Developing capabilities in the search for sites space can get confusing. Offerings include a managed SAAS search offering like Google custom search or Amazon CloudSearch, among others. Others prefer to build custom search a solr web offering or Elasticsearch search capabilities on top of Apache Lucene libraries.
Either way, search is moving to the cloud and Apache SolrCloud offering
is what sits behind many offerings, so getting up to speed with how
search in the cloud is managed is a necessity. The
solr healthcheck command offers a
fast way to see all of the different nodes, shards, replicas and
collections so you can monitor the health of your SolrCloud search
solr healthcheck command will
report on all active collections on the SolrCloud server as specified
by collection or by host and port number.
solr healthcheck command is one of
12 commands within the main
solr healthcheck command itself has 2
options, also known as parameters.
The syntax for running
is as follows.
The list of 2 options including default values are explained in the table below.
This syntax assumes your current working directory is
the $SOLR_HOME directory for Solr, which for version 7
standalone mode for a local installation. When running in a production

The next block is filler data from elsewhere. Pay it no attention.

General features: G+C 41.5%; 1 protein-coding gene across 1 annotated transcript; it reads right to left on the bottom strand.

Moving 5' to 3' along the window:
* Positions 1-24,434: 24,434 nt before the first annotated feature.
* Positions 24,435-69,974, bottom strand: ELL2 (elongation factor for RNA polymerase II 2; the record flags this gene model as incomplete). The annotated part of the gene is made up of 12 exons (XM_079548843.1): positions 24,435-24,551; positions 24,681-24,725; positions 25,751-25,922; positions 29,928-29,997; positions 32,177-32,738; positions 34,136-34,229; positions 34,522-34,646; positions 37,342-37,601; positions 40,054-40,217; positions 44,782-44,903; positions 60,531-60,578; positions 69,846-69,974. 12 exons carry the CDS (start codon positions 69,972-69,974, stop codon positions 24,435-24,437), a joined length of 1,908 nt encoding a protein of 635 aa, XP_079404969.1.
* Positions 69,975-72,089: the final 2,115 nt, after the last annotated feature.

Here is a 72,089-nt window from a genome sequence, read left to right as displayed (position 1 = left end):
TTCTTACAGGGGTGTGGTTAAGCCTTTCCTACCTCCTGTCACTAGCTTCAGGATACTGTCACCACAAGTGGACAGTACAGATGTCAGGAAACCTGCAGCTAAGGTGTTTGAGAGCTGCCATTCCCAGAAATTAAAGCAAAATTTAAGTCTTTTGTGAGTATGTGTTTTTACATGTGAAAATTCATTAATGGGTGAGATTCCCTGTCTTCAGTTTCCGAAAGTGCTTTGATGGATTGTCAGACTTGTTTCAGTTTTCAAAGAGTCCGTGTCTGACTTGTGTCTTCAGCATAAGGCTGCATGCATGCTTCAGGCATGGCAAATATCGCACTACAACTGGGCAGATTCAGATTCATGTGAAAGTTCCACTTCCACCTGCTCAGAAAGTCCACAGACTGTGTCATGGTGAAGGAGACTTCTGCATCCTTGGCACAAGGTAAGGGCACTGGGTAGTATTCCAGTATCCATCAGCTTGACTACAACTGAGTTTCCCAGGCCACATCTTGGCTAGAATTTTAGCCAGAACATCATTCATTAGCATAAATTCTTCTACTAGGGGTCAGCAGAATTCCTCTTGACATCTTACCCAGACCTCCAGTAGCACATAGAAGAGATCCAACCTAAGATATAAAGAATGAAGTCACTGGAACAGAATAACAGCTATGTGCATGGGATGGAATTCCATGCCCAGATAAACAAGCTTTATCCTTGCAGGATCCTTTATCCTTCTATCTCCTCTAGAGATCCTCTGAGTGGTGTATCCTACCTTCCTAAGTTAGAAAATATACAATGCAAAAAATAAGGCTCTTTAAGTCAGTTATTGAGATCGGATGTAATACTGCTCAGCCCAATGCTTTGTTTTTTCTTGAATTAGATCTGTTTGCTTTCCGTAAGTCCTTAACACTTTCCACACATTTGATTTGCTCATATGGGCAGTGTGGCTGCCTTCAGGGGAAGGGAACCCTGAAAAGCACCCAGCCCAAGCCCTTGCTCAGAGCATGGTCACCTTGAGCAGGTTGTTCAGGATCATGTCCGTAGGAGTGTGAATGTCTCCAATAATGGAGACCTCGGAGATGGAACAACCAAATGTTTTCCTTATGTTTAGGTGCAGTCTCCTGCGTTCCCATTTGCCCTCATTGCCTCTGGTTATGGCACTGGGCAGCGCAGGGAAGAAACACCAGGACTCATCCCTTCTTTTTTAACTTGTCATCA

environment the directory locations may differ.
So the path to the location of the solr script is:
solr script can be run using the
./solr from within
When using Windows, the solr script is called using
solr healthcheck command the
-c <collection> option
(parameters) is required. Other options are optional.
||Print a JSON-formatted report on a SolrCloud collection.||A collection is required|
||Connect to an existing Zookeeper instance in SolrCloud mode. ZooKeeper instances are often started on the default port (8983) plus 1000, or 9983.||localhost:9983|
Below is a list of items reported in JSON format when using the
bin/solr healthcheck command in
SolrCloud mode on the collection specified.
For each shard identified above the healthcheck provides the following information.
For each replica the following information is reported in JSON format.
The following command will run a healthcheck on an established and running SolrCloud instance with a collection named mycollection.
The following command runs a healthcheck on a collection called mycollection on a non-default port 9984.
From the command line you can access additional help on the Solr
healthcheck command by appending
-help after the command.
FactorPad offers Apache Solr Search content in both tutorials and reference.
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